Employers need to communicate a sexual harassment reporting policy and have in place effective preventive measures. Workplace contact between employees, co-workers, and their managers can lead to a variety of complaints. Some of these complaints do not rise to the level of violations of law, but an expanding array of conduct in the workplace is falling under the jurisdiction of every increasing state and federal case law.
It is becoming commonplace for a discharged employee to raise a variety of claims as a result of the termination. Some of these claims may not have any merit but they cannot be avoided and a successful defense requires adequate documentation of the employer’s practices and procedures in compliance with state and federal law.
Here is why you need a sexual harassment policy that is clear, properly communicated and effective:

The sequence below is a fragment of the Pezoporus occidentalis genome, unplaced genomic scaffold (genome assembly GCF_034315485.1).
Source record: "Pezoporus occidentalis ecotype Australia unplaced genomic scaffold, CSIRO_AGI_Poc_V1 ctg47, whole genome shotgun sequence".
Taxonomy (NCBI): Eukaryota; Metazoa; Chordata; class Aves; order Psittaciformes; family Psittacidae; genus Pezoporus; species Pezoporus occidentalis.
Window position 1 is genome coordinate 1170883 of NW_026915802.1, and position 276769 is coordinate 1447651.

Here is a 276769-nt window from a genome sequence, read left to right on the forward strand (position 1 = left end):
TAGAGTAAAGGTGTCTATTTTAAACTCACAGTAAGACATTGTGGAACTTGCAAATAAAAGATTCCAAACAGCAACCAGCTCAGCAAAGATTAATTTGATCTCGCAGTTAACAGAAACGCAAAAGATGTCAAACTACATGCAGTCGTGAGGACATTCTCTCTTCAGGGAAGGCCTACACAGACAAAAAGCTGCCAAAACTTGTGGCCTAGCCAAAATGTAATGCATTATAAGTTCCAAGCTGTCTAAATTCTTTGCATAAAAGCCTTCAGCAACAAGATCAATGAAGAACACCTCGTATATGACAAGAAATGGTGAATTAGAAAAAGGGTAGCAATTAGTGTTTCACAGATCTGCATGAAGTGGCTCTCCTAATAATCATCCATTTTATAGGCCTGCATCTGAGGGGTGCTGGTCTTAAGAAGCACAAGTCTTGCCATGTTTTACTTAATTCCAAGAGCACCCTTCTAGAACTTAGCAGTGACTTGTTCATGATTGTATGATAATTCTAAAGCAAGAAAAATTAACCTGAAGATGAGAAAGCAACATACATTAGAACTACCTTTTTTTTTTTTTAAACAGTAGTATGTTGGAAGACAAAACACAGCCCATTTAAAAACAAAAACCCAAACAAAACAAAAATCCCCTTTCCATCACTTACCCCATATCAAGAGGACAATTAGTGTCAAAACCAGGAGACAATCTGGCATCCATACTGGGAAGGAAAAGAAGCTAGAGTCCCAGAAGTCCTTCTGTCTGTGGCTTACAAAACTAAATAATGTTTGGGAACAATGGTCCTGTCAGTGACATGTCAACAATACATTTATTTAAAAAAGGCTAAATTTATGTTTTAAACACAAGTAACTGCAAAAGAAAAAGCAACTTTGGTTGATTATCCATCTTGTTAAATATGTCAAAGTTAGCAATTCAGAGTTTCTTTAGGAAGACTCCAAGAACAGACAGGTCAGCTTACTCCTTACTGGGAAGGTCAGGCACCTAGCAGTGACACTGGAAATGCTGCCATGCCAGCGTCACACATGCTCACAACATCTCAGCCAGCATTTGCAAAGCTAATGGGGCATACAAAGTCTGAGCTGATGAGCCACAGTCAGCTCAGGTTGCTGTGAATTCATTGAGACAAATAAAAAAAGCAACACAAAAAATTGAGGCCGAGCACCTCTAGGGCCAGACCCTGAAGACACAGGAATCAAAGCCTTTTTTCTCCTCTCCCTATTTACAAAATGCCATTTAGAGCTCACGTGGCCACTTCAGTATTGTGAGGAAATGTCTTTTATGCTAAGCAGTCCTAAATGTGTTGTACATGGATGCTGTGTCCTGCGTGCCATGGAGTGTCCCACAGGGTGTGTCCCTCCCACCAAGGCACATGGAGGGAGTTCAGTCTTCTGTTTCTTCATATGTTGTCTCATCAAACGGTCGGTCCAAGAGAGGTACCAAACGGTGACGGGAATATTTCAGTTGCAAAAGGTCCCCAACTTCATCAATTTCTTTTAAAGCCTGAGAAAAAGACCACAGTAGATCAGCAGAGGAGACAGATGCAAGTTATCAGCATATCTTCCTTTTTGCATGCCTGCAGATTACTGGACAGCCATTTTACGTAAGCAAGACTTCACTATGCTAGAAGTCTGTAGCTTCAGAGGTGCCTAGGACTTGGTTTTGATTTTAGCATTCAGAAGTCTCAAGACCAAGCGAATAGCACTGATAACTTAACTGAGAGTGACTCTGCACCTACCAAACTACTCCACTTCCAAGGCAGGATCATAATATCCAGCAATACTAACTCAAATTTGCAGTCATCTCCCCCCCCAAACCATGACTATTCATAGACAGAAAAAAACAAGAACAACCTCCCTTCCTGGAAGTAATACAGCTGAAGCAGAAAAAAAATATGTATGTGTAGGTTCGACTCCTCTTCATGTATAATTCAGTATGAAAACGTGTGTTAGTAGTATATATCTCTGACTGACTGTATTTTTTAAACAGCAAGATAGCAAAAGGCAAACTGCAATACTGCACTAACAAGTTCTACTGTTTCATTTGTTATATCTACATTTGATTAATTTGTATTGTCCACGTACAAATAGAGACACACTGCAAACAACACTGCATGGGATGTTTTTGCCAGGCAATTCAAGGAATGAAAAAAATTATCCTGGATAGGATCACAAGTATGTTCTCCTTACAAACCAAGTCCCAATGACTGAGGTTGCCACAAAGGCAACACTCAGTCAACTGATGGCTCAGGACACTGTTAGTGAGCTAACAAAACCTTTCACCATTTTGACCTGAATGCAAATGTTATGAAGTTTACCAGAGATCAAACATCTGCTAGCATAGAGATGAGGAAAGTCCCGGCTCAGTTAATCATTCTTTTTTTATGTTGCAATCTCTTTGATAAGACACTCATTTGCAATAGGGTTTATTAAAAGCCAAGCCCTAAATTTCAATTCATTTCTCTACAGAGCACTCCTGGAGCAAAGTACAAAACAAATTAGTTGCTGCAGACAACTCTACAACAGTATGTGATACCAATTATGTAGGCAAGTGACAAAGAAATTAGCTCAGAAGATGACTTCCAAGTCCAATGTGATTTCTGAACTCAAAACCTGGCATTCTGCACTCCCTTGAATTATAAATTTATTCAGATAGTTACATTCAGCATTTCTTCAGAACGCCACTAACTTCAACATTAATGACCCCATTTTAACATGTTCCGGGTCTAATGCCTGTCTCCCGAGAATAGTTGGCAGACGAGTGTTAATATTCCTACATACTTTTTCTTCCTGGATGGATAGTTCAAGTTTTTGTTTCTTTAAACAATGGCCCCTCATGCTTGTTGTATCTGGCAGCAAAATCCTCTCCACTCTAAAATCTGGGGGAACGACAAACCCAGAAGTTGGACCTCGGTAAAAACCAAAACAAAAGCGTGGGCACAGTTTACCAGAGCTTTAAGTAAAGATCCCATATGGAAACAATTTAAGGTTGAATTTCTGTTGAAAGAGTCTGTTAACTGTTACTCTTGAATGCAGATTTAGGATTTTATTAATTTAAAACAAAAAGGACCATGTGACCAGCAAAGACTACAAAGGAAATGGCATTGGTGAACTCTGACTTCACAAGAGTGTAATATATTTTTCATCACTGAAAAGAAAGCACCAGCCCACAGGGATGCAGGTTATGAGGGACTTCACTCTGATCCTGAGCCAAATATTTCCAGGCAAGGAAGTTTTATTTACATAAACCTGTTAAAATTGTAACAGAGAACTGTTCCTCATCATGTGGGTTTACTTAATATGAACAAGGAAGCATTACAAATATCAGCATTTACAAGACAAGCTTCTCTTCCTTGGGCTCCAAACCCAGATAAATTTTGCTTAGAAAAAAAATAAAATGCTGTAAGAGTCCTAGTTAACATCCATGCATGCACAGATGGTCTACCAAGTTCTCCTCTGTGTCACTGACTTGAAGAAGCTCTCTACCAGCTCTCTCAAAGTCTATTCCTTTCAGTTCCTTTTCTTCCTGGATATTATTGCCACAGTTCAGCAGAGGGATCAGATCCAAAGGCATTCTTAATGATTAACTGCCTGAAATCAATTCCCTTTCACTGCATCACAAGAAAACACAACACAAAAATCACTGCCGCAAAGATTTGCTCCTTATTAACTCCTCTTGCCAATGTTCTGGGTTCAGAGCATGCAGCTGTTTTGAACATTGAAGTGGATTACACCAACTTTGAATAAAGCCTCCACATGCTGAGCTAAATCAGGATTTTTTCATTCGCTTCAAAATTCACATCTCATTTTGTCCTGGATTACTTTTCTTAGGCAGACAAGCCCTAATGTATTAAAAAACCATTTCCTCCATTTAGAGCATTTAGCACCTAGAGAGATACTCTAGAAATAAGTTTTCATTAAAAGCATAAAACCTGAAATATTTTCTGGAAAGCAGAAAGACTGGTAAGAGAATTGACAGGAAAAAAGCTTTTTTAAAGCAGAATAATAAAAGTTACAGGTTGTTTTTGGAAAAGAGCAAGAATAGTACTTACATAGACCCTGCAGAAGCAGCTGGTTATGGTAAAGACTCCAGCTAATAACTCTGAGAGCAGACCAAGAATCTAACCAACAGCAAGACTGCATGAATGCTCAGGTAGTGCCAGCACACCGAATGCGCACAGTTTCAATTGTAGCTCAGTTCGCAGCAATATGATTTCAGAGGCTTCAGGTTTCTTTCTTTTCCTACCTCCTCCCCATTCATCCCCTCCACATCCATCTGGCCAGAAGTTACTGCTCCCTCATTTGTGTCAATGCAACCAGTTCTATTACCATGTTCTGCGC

A server at a hotel restaurant filed a complaint for sexual harassment after she was fired. Her complaint was dismissed in a reported EEOC case because the hotel had an effective sexual-harassment reporting policy and the plaintiff unreasonably failed to take advantage of the hotel’s corrective policy.
In another case against jetBlue, the 2nd Circuit Court found that it could be unreasonable if the employee did not take advantage of the company’s preventive measures and the only complaint regarding sexual harassment was made to the alleged harasser and not to other managers.
We recently wrote about the importance of your businesses Employee Handbook. You can review that post here. Your sexual harassment policy and corrective procedures should be in your Employee Handbook and also should be posted with other required labor notices in the workplace in order to provide an appropriate defense, if needed.
Gogel and Gogel has successfully defended Massachusetts businesses in sexual harassment claims arising out of the employment relationship. Contact us if you have a specific matter that requires a defense.
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